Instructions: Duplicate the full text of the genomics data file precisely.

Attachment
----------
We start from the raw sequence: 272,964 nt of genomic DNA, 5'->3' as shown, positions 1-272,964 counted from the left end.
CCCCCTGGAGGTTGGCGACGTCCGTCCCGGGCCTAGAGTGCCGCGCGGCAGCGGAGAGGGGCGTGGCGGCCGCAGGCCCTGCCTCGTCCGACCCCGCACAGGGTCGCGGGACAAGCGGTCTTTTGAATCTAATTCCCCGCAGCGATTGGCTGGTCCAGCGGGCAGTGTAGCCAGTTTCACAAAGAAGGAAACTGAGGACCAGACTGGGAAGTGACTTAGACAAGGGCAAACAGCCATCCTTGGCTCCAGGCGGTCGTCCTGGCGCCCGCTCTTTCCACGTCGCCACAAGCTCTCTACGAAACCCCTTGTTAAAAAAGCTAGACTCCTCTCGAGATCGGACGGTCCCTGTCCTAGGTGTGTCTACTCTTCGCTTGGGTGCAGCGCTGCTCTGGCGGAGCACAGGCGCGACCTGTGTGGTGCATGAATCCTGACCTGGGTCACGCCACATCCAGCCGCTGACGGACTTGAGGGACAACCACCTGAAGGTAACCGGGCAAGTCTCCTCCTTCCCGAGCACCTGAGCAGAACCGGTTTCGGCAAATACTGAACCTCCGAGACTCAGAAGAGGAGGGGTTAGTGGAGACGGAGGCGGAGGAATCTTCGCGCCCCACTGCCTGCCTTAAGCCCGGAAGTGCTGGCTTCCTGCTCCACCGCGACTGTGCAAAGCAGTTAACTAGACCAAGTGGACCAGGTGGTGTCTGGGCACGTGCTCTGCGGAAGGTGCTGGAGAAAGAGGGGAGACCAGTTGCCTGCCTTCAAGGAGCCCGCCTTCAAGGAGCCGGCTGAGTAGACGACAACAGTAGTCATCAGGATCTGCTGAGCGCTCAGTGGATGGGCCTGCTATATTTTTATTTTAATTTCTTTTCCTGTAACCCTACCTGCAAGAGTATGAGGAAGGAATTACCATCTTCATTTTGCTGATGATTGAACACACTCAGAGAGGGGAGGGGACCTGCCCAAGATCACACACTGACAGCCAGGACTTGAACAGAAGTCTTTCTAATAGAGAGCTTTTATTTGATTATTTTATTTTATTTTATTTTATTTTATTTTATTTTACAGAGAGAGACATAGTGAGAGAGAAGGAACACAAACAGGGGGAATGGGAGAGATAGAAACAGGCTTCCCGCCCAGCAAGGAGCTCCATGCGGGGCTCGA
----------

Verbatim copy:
We start from the raw sequence: 272,964 nt of genomic DNA, 5'->3' as shown, positions 1-272,964 counted from the left end.
CCCCCTGGAGGTTGGCGACGTCCGTCCCGGGCCTAGAGTGCCGCGCGGCAGCGGAGAGGGGCGTGGCGGCCGCAGGCCCTGCCTCGTCCGACCCCGCACAGGGTCGCGGGACAAGCGGTCTTTTGAATCTAATTCCCCGCAGCGATTGGCTGGTCCAGCGGGCAGTGTAGCCAGTTTCACAAAGAAGGAAACTGAGGACCAGACTGGGAAGTGACTTAGACAAGGGCAAACAGCCATCCTTGGCTCCAGGCGGTCGTCCTGGCGCCCGCTCTTTCCACGTCGCCACAAGCTCTCTACGAAACCCCTTGTTAAAAAAGCTAGACTCCTCTCGAGATCGGACGGTCCCTGTCCTAGGTGTGTCTACTCTTCGCTTGGGTGCAGCGCTGCTCTGGCGGAGCACAGGCGCGACCTGTGTGGTGCATGAATCCTGACCTGGGTCACGCCACATCCAGCCGCTGACGGACTTGAGGGACAACCACCTGAAGGTAACCGGGCAAGTCTCCTCCTTCCCGAGCACCTGAGCAGAACCGGTTTCGGCAAATACTGAACCTCCGAGACTCAGAAGAGGAGGGGTTAGTGGAGACGGAGGCGGAGGAATCTTCGCGCCCCACTGCCTGCCTTAAGCCCGGAAGTGCTGGCTTCCTGCTCCACCGCGACTGTGCAAAGCAGTTAACTAGACCAAGTGGACCAGGTGGTGTCTGGGCACGTGCTCTGCGGAAGGTGCTGGAGAAAGAGGGGAGACCAGTTGCCTGCCTTCAAGGAGCCCGCCTTCAAGGAGCCGGCTGAGTAGACGACAACAGTAGTCATCAGGATCTGCTGAGCGCTCAGTGGATGGGCCTGCTATATTTTTATTTTAATTTCTTTTCCTGTAACCCTACCTGCAAGAGTATGAGGAAGGAATTACCATCTTCATTTTGCTGATGATTGAACACACTCAGAGAGGGGAGGGGACCTGCCCAAGATCACACACTGACAGCCAGGACTTGAACAGAAGTCTTTCTAATAGAGAGCTTTTATTTGATTATTTTATTTTATTTTATTTTATTTTATTTTATTTTACAGAGAGAGACATAGTGAGAGAGAAGGAACACAAACAGGGGGAATGGGAGAGATAGAAACAGGCTTCCCGCCCAGCAAGGAGCTCCATGCGGGGCTCGA